Alexandrine Parrot

Alexandrine parrots are medium-sized parrots that originated from northern India, but are now established in feral colonies in Europe, the middle-east, and Hong Kong.

They are named after Alexander the Great, who is alleged to have brought many Alexandrine parrots to Europe more than 2,000 years ago.

Photo credit: Paweł Sędrowsk

Housing & Compatibility

Alexandrine parrots are not suitable for inclusion in a mixed collection and are best housed as one pair per aviary.

Alexandrine parrots should be provided with plenty of flying space to ensure they receive sufficient exercise. Birds that do not have room to fly may suffer from stress or obesity. They require a minimum of 3-4 meters of uninterrupted flying space.

Branches from non-toxic trees should be provided as natural perches. The birds will also enjoy chewing on bark, leaves and seeds for entertainment and beak exercise.

Alexandrine parrots are closely related to other Asiatic parrot species. To avoid producing hybrid birds that damage the limited captive gene pool of each distinct species, they should not be housed with any other parrot from this group.

Diet & Feeding

Seed forms the basis of the Alexandrine parrot’s diet. A quality mix designed for medium-sized parrots or will be acceptable. Seed can be soaked or sprouted to significantly improve its nutritional value.

Alexandrine parrots require a wide variety of fruits, vegetables, and nuts to ensure good health. They love sweet and juicy fruits such as apple and pear, but it’s important to also provide more-nutritious green foods such as broccoli, kale, and carrot. Corn on the cob is especially enjoyed, as are peppers (chilis), berries, and natural peanuts.

Pellets can be offered as a more nutritious alternative to seed, however many birds are unwilling to consume them. Commercial fruit and nut mixes containing a mix of seeds, nuts and dried fruits can simplify the feeding requirements of these parrots.

Mealworms and other live foods may be appreciated by some birds as an extra source of protein during the breeding season.

Breeding Alexandrine parrots

Alexandrine parakeets are generally good parents and should breed well when conditions are right. They will generally only produce one clutch of 2-4 eggs per breeding season, though some may raise a second.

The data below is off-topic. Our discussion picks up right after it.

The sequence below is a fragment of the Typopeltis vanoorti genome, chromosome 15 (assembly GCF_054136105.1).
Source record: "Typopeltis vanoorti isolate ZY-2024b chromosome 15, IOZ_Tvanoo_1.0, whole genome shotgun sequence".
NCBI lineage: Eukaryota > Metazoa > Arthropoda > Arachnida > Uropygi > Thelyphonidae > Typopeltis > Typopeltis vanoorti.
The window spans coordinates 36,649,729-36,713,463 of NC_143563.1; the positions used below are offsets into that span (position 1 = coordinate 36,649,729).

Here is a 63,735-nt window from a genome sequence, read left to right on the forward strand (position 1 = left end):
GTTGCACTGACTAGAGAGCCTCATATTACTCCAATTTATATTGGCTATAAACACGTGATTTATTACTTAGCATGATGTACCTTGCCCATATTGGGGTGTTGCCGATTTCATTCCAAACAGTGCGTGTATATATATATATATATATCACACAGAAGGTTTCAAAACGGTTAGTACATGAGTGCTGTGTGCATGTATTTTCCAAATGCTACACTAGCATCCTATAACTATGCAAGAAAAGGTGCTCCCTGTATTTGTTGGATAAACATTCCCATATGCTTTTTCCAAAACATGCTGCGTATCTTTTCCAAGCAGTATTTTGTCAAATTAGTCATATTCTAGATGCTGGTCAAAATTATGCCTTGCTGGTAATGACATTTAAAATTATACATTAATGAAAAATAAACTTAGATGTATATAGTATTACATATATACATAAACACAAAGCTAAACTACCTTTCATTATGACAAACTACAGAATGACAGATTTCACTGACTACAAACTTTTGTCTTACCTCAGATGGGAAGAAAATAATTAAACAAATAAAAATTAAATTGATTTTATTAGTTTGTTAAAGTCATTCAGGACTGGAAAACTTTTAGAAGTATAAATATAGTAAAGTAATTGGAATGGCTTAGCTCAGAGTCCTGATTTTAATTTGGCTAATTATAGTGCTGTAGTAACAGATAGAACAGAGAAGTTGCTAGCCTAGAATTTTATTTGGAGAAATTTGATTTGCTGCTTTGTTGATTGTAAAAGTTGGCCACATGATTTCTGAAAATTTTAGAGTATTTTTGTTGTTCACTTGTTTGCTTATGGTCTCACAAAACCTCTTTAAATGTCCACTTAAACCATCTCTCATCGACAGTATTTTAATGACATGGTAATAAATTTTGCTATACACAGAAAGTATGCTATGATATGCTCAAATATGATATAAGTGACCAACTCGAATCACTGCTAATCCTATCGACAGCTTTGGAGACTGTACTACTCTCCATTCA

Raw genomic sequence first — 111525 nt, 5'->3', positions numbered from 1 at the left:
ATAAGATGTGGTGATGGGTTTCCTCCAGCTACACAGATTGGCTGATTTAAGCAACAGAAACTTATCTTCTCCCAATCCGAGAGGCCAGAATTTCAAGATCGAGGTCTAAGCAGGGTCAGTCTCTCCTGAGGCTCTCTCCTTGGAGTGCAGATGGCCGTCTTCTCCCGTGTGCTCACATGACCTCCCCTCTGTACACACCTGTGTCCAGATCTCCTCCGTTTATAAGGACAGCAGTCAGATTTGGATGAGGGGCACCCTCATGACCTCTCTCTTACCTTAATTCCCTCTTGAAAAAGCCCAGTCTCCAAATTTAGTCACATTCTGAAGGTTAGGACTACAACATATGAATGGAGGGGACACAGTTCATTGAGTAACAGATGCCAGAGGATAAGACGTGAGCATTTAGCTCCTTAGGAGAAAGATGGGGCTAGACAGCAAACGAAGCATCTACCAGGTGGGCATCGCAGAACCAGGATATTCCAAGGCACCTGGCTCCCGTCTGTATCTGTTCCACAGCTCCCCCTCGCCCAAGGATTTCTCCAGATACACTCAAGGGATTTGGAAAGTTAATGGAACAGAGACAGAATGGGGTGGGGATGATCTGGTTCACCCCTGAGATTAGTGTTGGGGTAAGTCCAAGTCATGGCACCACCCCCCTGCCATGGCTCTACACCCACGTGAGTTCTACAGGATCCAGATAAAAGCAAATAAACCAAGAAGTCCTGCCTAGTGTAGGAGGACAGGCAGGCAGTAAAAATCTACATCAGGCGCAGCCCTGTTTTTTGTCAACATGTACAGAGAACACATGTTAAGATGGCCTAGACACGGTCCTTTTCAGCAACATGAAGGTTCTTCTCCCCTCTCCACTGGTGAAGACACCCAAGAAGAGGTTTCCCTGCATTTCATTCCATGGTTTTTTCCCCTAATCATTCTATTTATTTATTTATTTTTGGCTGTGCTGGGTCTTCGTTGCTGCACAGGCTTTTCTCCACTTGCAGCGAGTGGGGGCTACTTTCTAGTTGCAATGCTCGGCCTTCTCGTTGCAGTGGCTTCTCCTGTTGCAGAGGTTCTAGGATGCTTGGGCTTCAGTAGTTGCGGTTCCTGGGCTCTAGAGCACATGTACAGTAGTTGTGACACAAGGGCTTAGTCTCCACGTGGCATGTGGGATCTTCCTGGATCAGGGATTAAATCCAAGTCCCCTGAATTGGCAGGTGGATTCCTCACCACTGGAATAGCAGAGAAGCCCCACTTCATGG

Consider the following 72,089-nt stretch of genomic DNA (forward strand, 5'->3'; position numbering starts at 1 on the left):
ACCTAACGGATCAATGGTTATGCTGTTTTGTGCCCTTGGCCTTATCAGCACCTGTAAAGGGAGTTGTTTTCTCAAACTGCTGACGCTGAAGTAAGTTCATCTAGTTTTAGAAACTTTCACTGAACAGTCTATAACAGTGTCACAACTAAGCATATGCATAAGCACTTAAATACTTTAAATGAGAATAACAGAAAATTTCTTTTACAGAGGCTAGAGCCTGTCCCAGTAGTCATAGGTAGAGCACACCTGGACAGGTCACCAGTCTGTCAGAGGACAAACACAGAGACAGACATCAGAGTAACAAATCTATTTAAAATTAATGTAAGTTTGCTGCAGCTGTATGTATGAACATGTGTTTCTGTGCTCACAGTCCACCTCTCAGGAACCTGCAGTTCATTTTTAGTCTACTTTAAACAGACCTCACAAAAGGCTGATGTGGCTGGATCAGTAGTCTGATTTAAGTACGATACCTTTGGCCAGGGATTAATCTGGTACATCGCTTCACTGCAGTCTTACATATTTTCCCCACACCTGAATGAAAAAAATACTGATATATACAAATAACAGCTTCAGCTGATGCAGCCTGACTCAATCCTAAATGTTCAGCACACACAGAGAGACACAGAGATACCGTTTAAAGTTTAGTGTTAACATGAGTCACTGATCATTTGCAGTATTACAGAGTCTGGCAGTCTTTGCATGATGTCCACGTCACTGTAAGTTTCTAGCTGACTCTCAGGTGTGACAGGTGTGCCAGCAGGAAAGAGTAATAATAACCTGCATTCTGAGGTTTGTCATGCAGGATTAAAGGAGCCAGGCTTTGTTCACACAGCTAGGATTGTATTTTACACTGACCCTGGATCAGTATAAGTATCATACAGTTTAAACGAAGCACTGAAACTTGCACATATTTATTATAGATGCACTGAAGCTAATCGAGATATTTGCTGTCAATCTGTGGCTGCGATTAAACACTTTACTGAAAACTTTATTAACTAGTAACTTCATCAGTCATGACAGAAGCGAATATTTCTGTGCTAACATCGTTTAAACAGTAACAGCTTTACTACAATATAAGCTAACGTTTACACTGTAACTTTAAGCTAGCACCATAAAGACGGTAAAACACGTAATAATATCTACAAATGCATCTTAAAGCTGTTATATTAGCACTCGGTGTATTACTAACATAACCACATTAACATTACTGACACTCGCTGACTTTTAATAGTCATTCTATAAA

Breeding usually commences in spring as the weather begins to warm up. The male will court and feed the hen, who will begin inspecting available nesting boxes. Several different nesting boxes should be provided for them to choose from.

Incubation is performed exclusively by the hen and lasts for roughly three weeks. Young birds will fledge at 6-7 weeks of age and become fully independent from their parents a month later. Young birds can usually be housed with their parents, but they must be separated immediately if aggressive behaviour is observed.

Alexandrine parrots will typically allow nest inspections.


Several colour mutations have been established, most commonly the lutino mutation that sees most of the green plumage replaced with yellow.

Colour mutations have been introduced to Alexandrine parrots through hybridization with other Asiatic parrot species. Be wary of new mutations that may actually be hybrids.


DNA sexing is required to determine the gender of an Alexandrine parrot prior to its second moult. After they’ve reached maturity, Alexandrine parrots can be easily visually sexed, as only males have the black ring and pink shadow around their neck.

Health & Lifespan

A strict worm control regime and regular preventative treatment for bacterial and fungal infections is critical to ensure the long-term health of any bird.

A properly cared for Alexandrine parrot will live for 25-30 years.

1 thought on “Alexandrine Parrot”

  1. Kindly guide me, My Alexendren parrots cant feed their baby after hatching. Babies are expiring in 2 or 3 days. Kindly guide me why they aren’t feed their babies. What can I do for this.